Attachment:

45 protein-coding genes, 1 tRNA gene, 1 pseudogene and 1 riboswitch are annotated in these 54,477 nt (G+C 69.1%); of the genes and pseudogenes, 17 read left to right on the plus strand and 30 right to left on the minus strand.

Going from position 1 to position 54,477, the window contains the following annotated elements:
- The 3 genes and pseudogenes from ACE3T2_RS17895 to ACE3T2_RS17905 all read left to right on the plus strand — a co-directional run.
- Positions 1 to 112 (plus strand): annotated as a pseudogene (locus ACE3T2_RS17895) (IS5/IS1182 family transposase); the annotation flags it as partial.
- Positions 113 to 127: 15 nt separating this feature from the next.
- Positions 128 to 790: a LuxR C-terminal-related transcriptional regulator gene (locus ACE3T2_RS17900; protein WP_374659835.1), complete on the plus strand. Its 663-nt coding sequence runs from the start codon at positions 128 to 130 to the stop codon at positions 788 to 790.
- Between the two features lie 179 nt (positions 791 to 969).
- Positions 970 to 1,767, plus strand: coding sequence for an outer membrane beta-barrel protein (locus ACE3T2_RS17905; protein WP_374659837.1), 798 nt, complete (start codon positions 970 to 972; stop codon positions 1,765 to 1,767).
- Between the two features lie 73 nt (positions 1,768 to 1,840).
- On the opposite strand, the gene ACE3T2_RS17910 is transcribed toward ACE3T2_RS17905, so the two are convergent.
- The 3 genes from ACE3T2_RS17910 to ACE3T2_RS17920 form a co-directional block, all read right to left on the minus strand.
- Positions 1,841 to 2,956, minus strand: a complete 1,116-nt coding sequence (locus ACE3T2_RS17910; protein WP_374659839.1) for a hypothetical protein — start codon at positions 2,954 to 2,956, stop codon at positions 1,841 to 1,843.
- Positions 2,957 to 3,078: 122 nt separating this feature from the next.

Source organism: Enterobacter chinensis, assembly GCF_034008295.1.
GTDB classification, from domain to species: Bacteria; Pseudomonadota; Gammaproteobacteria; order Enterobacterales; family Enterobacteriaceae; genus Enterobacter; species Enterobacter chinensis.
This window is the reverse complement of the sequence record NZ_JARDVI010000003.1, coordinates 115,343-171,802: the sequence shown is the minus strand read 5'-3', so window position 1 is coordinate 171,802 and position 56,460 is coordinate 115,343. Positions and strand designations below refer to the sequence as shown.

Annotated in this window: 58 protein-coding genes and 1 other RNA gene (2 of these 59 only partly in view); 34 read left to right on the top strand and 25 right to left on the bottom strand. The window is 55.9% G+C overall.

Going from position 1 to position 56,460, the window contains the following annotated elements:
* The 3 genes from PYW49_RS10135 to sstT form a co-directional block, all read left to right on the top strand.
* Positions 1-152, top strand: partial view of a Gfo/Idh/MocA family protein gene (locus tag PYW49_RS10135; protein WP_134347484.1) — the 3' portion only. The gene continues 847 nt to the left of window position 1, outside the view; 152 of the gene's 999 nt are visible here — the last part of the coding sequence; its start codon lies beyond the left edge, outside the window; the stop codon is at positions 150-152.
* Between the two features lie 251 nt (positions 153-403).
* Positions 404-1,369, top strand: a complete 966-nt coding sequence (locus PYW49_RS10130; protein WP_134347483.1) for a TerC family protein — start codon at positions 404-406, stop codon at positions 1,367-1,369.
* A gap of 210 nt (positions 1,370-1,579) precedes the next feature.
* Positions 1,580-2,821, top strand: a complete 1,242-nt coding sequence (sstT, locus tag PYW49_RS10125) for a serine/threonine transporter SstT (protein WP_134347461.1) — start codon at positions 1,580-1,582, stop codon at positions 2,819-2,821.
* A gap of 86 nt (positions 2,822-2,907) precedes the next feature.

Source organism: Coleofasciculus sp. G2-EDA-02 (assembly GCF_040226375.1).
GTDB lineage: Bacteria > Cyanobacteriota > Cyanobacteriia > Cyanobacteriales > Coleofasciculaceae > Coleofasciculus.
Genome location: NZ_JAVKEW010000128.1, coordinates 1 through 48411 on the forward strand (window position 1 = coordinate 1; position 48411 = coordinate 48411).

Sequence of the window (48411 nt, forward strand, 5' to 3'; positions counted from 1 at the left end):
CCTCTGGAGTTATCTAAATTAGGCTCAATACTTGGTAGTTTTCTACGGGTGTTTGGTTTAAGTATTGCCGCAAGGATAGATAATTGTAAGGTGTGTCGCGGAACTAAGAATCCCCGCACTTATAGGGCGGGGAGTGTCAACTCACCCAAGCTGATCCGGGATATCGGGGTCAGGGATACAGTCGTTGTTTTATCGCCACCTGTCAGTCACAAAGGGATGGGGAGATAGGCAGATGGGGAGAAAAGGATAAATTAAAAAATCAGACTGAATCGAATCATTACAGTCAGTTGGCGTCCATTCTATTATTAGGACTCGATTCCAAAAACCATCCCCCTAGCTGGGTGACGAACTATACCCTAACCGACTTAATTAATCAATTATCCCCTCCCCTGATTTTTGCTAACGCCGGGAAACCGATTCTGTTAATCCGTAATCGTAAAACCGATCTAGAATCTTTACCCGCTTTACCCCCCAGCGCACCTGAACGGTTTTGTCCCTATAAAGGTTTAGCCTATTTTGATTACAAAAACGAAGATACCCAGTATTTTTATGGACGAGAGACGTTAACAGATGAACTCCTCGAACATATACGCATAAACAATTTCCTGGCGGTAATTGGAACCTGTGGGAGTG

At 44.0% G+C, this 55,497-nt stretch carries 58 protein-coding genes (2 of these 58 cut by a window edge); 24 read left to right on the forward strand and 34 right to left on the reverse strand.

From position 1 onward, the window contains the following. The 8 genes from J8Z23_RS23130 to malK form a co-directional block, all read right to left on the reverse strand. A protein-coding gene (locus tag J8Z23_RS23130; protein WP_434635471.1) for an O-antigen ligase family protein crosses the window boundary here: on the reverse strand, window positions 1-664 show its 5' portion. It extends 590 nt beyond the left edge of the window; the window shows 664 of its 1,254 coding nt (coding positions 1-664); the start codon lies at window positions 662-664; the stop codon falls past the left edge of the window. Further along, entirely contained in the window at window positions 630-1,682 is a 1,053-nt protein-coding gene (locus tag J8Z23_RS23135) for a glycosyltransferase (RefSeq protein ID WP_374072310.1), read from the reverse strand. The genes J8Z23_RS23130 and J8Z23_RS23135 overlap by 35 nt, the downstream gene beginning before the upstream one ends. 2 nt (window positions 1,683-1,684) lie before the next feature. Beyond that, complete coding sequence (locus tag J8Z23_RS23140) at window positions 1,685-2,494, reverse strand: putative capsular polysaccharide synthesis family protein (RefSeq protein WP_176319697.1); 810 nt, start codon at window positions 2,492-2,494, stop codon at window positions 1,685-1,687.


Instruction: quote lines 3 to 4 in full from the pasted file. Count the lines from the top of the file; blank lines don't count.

- The 3 genes and pseudogenes from ACE3T2_RS17895 to ACE3T2_RS17905 all read left to right on the plus strand — a co-directional run.
- Positions 1 to 112 (plus strand): annotated as a pseudogene (locus ACE3T2_RS17895) (IS5/IS1182 family transposase); the annotation flags it as partial.